What to Know about Negative Churn and Expansion Revenue

Among the many lessons we took away from Software-as-a-Service expert David Skok, the most resonant ones centered around the topic of churn. For a subscription-based business, churn – the rate at which customers stop subscribing to your product or service and stop being customers – is absolutely critical. Most advice pieces on churn revolve around reducing it, keeping customers happy and around. This time, we’re going to flip the script and focus on a different aspect of churn:

Negative churn.

Read on to learn about more about negative churn, why it’s a good thing and how SaaS companies can get negative churn by expanding their revenue.

What is negative churn?

It sounds counterintuitive, but negative churn is actually a great thing, a highly desired state-of-the-world that SaaS startups try to achieve. Negative churn occurs when your existing customer base spends more on your products or services this month than they did last month. A good way to think about negative churn is with this formula:

Negative Churn (Monthly Recurring Revenue) = [New Customers (New MRR) + Existing Customers (Expansion MRR)] – Churned Customers (Lost MRR)

Here it is important to consider two different metrics; customer churn and revenue churn. Customer churn is the number of actual customers you lost, whereas revenue churn refers to the amount of revenue contribution that was lost by customers who churn. If you have 100 customers and 10 of them churn, that’s a customer churn rate of 10%. But let’s say those 100 customers contributed a million dollars in revenue, and the 10 churned customers were also your smallest customers, collectively contributing only $500,000 in revenue. That puts your revenue churn rate at “only” 5%.

For the purposes of this discussion, we will be focusing only on revenue churn. Therefore, the flipside of revenue churn is having a negative revenue churn rate, at which point your existing customer base has a larger revenue contribution than they did in the previous time period. But just how can you get your current customers to pay you more money today than yesterday?

With expansion revenue!

What is expansion revenue, and where can I get some?

Expansion revenue is exactly what it’s called – expanding the revenue you’re currently getting from your current customers and your current product. A good way to think about expansion revenue is that it should theoretically be easier to get more money from an existing customer who is already happy and using your product, than it is to get revenue from a prospective customer who’s only just heard of you not long ago.

So just how specifically can you find sources of expansion revenue?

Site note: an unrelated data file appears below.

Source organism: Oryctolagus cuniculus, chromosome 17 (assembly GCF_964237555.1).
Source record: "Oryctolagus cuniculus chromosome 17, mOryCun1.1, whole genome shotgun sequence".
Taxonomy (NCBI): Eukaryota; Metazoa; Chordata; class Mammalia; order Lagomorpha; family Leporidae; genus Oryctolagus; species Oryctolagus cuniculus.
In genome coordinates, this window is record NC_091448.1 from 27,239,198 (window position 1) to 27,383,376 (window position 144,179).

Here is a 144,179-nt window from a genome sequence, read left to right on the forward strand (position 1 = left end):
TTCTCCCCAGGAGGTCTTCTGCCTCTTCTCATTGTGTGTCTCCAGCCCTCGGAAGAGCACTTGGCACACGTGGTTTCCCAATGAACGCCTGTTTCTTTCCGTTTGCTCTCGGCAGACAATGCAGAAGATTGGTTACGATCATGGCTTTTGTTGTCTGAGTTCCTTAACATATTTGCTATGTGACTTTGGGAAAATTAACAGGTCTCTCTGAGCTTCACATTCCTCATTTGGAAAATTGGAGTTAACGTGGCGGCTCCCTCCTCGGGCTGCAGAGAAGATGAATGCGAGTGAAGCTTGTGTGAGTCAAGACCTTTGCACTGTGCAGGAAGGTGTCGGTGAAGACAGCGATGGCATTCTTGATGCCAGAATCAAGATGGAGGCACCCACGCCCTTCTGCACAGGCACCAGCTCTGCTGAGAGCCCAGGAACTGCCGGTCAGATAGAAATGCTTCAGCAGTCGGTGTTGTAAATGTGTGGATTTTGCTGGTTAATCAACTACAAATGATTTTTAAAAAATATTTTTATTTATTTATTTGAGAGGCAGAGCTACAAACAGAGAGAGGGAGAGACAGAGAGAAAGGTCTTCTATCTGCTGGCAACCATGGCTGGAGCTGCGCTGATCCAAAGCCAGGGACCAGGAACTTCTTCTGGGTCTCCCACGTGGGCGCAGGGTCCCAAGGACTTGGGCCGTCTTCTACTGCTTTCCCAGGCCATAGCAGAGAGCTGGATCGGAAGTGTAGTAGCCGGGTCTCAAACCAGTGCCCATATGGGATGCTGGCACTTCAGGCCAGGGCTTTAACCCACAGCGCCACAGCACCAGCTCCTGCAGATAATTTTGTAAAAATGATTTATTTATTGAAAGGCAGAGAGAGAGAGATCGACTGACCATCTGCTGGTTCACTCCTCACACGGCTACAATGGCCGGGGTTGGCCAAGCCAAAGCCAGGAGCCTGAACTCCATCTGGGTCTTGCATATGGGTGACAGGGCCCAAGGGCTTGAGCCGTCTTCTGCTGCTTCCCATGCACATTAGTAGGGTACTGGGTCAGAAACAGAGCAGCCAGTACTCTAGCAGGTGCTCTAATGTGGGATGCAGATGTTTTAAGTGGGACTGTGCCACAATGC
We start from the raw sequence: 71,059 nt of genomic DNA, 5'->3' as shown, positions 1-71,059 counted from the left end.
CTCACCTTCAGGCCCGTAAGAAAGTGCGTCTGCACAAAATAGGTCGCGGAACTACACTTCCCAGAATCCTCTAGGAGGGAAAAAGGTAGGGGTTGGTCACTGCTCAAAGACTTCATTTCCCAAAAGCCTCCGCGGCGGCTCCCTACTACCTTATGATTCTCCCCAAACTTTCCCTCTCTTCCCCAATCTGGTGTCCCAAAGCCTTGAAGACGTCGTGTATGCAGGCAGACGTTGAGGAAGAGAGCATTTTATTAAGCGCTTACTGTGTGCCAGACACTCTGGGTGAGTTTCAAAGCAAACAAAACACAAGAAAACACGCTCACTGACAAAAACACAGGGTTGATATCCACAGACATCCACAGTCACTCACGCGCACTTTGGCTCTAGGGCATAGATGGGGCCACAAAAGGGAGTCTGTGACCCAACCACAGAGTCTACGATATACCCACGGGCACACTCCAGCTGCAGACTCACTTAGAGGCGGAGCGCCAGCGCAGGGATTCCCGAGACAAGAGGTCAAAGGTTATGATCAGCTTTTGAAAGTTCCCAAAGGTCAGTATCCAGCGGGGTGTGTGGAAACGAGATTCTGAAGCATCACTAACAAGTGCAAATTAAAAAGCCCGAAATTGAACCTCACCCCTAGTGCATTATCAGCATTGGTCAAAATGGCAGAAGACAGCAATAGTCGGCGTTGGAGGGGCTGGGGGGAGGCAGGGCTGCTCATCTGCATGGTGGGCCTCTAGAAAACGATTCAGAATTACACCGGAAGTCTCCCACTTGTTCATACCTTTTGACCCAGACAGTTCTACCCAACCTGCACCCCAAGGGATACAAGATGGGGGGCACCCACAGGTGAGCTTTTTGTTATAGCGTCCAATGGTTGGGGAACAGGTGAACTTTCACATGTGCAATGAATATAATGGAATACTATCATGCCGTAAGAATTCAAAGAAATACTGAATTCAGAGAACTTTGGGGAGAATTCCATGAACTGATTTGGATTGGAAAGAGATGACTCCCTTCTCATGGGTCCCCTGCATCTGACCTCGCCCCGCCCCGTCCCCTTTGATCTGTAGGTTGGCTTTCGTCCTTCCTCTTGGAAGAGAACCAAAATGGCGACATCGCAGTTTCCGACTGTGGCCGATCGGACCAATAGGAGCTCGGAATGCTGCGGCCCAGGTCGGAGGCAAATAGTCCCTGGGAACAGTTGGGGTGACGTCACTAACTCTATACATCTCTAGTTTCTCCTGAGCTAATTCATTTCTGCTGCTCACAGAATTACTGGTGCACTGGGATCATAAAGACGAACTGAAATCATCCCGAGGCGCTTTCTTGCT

• Start with your pricing model. From your product’s inception, you should design a pricing model that has a variable axis. This means that pricing depends on the customer’s size and usage, such as paying for the number of seats they need, the number of licenses they use or the amount of data they require. A good example is Dropbox, which charges companies based on how much storage data they need. This way, as customers use more – or need to use more – of your product, they will have no recourse but to pay more for it. The reason this works so well is that once a company uses your product, decides they like and want more of it, they are already committed; paying a bit more to use more won’t be a tough sell.

  • Create upsell opportunities. If you have more highly featured – and more expensive – versions of your product, you have a great deal of upsell opportunity. Consider this akin to giving customers a teaser, a taste of what is to come before they can sample the whole meal. People by nature want what they can’t have, so saying that customers have to pay more for certain enhanced features is a good way to entice them into a great upsell opportunity.

  • Get them in the door, and then cross-sell. Customers might not know the full breadth of your company’s offerings. They might have converted into customers based on the strength of one of your solutions that solves one of their specific pain points. They might not even have realized that you have other products that they might be interested in; now that they are customers, feel free to educate them on your other offerings.

Expansion revenue doesn’t necessarily have to come in the form of subscription revenue either, like the aforementioned sources. For instance, some companies might offer an exclusive report personally hand-crafted for the customer; we here at InsightSquared offer extensive training and advisory services, in our product and sales analytics in general.

It’s also a good idea to separate your reps doing your initial selling from the ones tasked with expanding revenue. After all, both functions require totally different skills, and asking your sales reps to not just sell but also upsell and cross-sell could see them lose focus on their primary responsibility. Instead, hire a team of account managers to make sure your current customers are happy, and offer them more products, services and features.

When executed correctly, expansion revenue can be a tremendously high-margin and low-cost option, with significant impact on a company’s churn rate and bottom line. Focus not only on reducing your churn rate, but on figuring out how you can create a negative churn rate through expansion revenue, and you will see your SaaS company achieve greater success.